workplaces and other institutions we can weaken the social and psychological forces that
encourage us (in modern Western societies at least) to find meaning, values and identity in
consumerism.
The great value of this piece is not that it tries to replace one value system (consumerism)
with another, but seeks to give people tools to recognise how such values systems gain
sway, and to deliberately and deliberatively construct alternatives. Moreover it offers a
change process which avoids paternalism and respects us as individuals, yet simultaneously
challenges the negatives of individualism. In a complementary way to the ideas of empathy
building advocated by Roman Krznaric in a companion paper in the Big Ideas series,
Armstrong and Jackson explain how mindfulness can enhance our individual identity and
self-esteem in ways that help us recognise and value others, in and through full participation
in society. In these ways mindfulness could also be expected not only to complement
empathy education, but also to underpin the citizen participation called for by Eurig
Scandrett in his Big Ideas essay on popular education in the city.
It appears that mindfulness can also have economic consequences, enabling the
interpersonal connections that support the sharing economy advocated by Julian Agyeman
and his colleagues in their Big Ideas paper on Sharing Cities, and enhancing people’s ability
to cope with uncertainty a key theme emerging in our work on responsible innovation. But
Armstrong and Jackson caution wisely that we cannot expect miracles from mindfulness
alone. To expect it to overturn the effects of unsustainable and exploitative economic
systems would be like putting a ‘sticking plaster’ on a ‘gaping wound’. Interventions to
transform marketing, as suggested by Victoria Hurth and her colleagues in their Big Ideas
paper making the case for a sustainable marketing paradigm would clearly help. Structural
economic reforms will be needed too, as we are currently exploring in our Big Ideas topic on
business and economic models.
There is a further reason to see mindfulness as an invaluable tool in economic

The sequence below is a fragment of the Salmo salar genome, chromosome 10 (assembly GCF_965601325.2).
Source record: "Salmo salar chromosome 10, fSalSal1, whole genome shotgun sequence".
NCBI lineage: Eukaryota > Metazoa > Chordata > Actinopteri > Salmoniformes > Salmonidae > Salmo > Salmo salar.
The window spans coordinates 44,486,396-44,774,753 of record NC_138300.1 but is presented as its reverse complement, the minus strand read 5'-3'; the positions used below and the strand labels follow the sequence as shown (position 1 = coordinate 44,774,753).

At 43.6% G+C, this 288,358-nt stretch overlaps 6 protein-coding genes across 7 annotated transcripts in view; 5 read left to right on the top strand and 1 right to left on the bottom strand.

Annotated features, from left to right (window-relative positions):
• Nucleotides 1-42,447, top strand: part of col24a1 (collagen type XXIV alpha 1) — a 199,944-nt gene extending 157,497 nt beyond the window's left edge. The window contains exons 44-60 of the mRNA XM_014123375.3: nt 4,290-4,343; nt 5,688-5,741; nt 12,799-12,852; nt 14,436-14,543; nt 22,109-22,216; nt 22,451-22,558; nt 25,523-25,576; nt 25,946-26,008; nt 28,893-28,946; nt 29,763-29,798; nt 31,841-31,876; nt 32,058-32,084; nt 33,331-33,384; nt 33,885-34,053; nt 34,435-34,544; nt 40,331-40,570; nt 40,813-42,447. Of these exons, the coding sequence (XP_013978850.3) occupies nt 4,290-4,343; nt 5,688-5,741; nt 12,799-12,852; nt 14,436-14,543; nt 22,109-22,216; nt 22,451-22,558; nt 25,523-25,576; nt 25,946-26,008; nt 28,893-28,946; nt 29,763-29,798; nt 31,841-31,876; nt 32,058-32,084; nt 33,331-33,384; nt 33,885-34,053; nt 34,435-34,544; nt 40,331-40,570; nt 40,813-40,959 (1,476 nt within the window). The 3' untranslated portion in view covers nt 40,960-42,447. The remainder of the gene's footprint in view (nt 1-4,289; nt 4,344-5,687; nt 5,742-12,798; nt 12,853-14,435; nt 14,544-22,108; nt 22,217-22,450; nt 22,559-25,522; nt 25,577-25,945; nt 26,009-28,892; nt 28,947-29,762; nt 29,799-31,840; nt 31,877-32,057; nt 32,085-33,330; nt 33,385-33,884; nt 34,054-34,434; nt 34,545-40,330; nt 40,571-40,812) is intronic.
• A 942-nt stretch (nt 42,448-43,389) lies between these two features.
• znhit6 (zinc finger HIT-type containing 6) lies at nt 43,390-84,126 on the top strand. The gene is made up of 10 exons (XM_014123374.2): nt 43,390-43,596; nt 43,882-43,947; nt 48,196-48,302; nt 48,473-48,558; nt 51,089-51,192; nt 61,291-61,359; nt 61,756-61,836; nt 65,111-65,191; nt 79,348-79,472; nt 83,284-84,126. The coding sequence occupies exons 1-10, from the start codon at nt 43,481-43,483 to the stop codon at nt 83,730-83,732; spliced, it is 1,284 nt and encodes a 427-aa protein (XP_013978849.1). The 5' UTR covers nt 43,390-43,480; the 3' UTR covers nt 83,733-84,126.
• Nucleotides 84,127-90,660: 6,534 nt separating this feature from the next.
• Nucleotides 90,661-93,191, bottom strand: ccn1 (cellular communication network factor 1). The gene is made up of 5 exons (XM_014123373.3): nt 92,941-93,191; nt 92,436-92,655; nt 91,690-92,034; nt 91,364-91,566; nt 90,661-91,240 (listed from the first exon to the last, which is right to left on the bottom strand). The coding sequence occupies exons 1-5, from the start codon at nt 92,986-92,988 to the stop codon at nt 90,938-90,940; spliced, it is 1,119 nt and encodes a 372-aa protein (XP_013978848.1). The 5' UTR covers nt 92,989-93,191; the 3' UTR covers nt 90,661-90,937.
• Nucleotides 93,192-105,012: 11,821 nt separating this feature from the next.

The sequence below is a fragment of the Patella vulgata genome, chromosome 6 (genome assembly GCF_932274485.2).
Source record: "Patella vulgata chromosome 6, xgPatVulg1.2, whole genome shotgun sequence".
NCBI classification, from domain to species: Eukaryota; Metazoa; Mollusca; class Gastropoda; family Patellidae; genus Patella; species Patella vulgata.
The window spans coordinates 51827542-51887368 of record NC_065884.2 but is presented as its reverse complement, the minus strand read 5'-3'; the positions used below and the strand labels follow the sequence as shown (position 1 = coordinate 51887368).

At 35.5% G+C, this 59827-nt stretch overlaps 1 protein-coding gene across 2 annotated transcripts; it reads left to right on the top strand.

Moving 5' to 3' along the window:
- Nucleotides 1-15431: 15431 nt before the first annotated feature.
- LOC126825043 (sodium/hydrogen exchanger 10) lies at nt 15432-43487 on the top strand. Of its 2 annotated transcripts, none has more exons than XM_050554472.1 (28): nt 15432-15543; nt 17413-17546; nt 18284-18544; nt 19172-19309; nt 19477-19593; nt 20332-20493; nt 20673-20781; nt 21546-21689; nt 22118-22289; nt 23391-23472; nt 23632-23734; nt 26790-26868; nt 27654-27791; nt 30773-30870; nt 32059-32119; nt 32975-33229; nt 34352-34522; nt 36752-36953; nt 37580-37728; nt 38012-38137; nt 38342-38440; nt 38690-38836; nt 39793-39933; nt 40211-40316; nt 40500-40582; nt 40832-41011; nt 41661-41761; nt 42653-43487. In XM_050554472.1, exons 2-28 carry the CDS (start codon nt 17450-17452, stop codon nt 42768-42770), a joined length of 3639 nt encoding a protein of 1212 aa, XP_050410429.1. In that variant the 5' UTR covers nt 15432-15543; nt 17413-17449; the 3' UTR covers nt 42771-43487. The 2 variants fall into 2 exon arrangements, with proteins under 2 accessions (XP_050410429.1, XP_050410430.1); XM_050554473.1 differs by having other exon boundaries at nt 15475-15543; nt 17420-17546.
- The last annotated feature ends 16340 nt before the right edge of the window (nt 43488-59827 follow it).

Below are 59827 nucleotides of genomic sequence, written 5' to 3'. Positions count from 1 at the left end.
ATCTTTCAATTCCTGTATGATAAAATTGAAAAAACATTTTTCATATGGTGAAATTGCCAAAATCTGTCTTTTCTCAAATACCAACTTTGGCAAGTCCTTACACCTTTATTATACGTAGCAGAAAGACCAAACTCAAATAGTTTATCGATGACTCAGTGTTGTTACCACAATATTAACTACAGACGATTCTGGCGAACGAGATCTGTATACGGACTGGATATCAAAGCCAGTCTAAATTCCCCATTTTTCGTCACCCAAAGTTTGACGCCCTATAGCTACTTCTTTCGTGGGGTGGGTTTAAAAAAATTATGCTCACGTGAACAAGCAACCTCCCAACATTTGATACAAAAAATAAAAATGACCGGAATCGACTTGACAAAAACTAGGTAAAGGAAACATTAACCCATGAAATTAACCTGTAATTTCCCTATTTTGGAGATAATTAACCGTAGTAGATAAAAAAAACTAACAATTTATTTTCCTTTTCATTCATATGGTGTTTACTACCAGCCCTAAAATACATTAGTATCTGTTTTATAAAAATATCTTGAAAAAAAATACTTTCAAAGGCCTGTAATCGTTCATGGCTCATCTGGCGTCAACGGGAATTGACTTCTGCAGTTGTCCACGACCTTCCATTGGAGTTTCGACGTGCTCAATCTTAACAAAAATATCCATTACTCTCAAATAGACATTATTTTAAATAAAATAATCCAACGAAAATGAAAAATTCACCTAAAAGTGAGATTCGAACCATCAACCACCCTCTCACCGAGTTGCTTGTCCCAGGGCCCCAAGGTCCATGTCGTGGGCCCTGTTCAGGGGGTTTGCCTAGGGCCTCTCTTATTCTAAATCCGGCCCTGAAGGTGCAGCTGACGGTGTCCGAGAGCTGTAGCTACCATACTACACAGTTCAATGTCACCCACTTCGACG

transformation, however. That is because it has ‘subversive potential’: the personal benefits
of mindfulness mean it will be adopted by members of the powerful elites too, not just used
to encourage employee compliance; and that prepares the ground well for a more
constructive public debate over the nature and future of the economy.
Mike Childs, Friends of the Earth, September 2015
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1 Introduction
Mindfulness is a meditative practice which sets out to enrich our attention and awareness in
everyday life. It has its roots in Buddhist philosophy, but has enjoyed a recent resurgence of
secular popularity, due in large part to a rising need for tranquillity and reflection in modern
society. Our aim in this essay is to explore the potential (and the limits) of mindfulness in
countering the over-bearing consumerism which characterises modern Western society.
On the surface, this project may appear heroic. Mindfulness is concerned with mental states.
Consumerism is concerned with stuff. Linking one with the other seems incongruous at first
sight. A fundamental premise of our argument is that there are undeniable, indelible links
between mind and matter, particularly when it comes to consumerism.
This is not to deny that we are living in a material world. Our relationship to material goods is
not just self-evident but inevitable. The everyday reality of our lives is an inherently material
one. We must eat and drink to survive; find shelter and clothing to protect ourselves. We
take the materiality of these tasks so much for granted that many of our everyday decisions
pass almost unnoticed beneath the cognitive radar. Habit the mind’s efficiency mechanism
removes many of them from outright consciousness.
But our lives are never entirely material. The social world of human beings is often as
important, sometimes more important than our material world. Identity, love, value, meaning:
these are all a vital part of what it means to be human. Social and psychological goods are
not in themselves producible, tradable commodities. But each of them carries a material
footprint. We express our love through gifts. We define our identities through possessions.
Even our belief structures are grounded in sacraments: outward and visible signs of inward
and spiritual meanings. The links between the inner and the outer world are both ethereal
and irrevocably material in nature. And these links too are sometimes obscured by habit.
There is nothing inherently pathological here. Saints have appetites too: the most devout
ascetic will waste away without material communion. Sacred objects hold both psychological
significance and physical form. The links between inner and outer never quite disappear.
Material goods become a language through which we communicate. Desire, affiliation,